Return to Ruth: contents page

 

General Comments (Ruth 1:6-22) : Ruth's faithfulness

Shub is evident as the key-word for this passage. We can trace the development of the text by looking at this word: 

  verse(s) + speaker:   shub:   comment:
    6-7 narrator    2   Naomi (N) returns from the country of Moab cf. 22 
with her daughters-in-law (D-i-l), towards Judah 
  8-9 N    1   imperative - to your mother's house 
  10 D-i-l    1   we will return to your people 
  11-13 N    2   imperative - repetitions 
  15 N    2   O has returned (to Moab) 
imperative sing. 
  16-17 R   1   "return" = abandon Naomi 
  20-21 N    1   "the Lord has brought me back empty." 
  22 narrator   2   Naomi returned - repetition 
Ruth came back with her - reversal  
Notice how already in the introductory verses shub marks the change from singular (v.6) to plural (v.7) as the girls begin to count. One becomes three

It also marks the change from "the country of Moab" (v.6) "to the land of Judah" (v.7). Nb. the phrase "from the country of Moab" forms an inclusion with v.22 - though there have been dramatic (and serious) changes meanwhile:

in the imperative it marks Naomi's threefold repetition of her instruction to "return" home (vv.8, 11 and 12): 
the first command is refused by the girls using the same verb ("we will return with you to your people" v.10) a phrase which already shows the reversal of sense to which the word is being submitted;
in v.15, however, Naomi still gives it the sense of "go back to your own place" as she repeats her imperative command;
in v.16 Ruth's revolutionary interpretation of the word becomes clear -  "return" to Moab means "abandon" Naomi and this she will not do;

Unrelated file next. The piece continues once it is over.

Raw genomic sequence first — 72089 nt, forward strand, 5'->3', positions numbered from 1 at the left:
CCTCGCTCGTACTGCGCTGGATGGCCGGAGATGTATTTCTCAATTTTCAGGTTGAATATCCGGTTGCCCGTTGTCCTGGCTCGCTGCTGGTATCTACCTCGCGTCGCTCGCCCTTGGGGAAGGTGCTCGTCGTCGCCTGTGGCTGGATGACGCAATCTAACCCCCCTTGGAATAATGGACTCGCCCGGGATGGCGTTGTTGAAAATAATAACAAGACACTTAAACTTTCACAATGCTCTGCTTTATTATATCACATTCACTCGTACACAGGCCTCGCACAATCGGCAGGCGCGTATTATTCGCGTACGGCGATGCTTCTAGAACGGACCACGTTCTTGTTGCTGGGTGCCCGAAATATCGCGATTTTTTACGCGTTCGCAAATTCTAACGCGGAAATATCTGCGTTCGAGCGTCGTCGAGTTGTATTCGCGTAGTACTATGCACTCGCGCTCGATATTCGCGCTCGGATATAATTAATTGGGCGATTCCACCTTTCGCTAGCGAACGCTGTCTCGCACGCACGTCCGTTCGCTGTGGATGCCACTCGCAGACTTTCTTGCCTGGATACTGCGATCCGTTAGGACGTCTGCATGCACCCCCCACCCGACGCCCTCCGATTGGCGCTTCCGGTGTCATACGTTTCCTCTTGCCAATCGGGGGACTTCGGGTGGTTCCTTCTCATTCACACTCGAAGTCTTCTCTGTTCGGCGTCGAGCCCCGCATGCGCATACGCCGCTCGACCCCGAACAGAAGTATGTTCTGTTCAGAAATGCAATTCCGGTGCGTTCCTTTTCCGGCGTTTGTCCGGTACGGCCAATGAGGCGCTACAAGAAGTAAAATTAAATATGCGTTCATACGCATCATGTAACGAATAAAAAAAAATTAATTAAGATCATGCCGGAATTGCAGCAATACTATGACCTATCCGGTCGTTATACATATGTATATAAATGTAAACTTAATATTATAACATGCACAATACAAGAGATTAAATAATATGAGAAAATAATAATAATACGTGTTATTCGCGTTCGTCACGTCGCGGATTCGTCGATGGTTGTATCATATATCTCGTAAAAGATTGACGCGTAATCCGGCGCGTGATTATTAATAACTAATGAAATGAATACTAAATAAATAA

in v.21 this hard-worked word is well into overtime as Naomi accuses God: "I went away full, and the LORD has brought me back empty. Why call me Na'omi, when the Lord has afflicted me and the Almighty has brought calamity upon me?

Two (at least) typical elements of this book have already become clear. 

Women have the central place in this story as they do not in any other. 

The author's skilful yet sparing use of words to link different parts of the telling, 
chesed "faithfulness" 1:8; 2:20; 3:10; 
"security" 1:9; 3:1; 
"kiss" 1:9,14; 
"cling" 1:14; 2:8,21,23; 
"pass the night" 1:16; 3:13; 
God 1:15,16; 2:12; 
"empty" 1:21; 3:17; 
shub in the hiphil 1:21; 4:15. 

Another, this time theological, has been set up in order to be shown to us later. Naomi trusts God - even while she blames him for her trouble, she asks his blessing on the girls (1:9). However compare 3:1ff. where she will actively seek to realise the blessing for which she has prayed. Naomi in this story joins Job and Jeremiah (and even in the NT, Jesus) among the list of righteous people who suffer yet remain faithful.  


© Dr Tim Bulkeley, 2004.

You may quote and use these study notes, subject to the usual provsions of fair use - like giving proper credit e.g.
Tim Bulkeley, "Ruth: Genre" in Study Notes on Ruth http://www.hypertextbible.org/ruth/genre.htm [downloaded today's date].

If you want to reproduce large sections you should contact Tim. (tim at bible.gen.nz)

Tim teaches Hebrew Bible (First or Old Testament) at the University of Auckland, New Zealand and at Carey Baptist College his other sites include:
Amos - Postmodern Bible commentary
Study Notes on Jonah
Images of Archaeological Sites in Israel (Focusing on the Iron Age)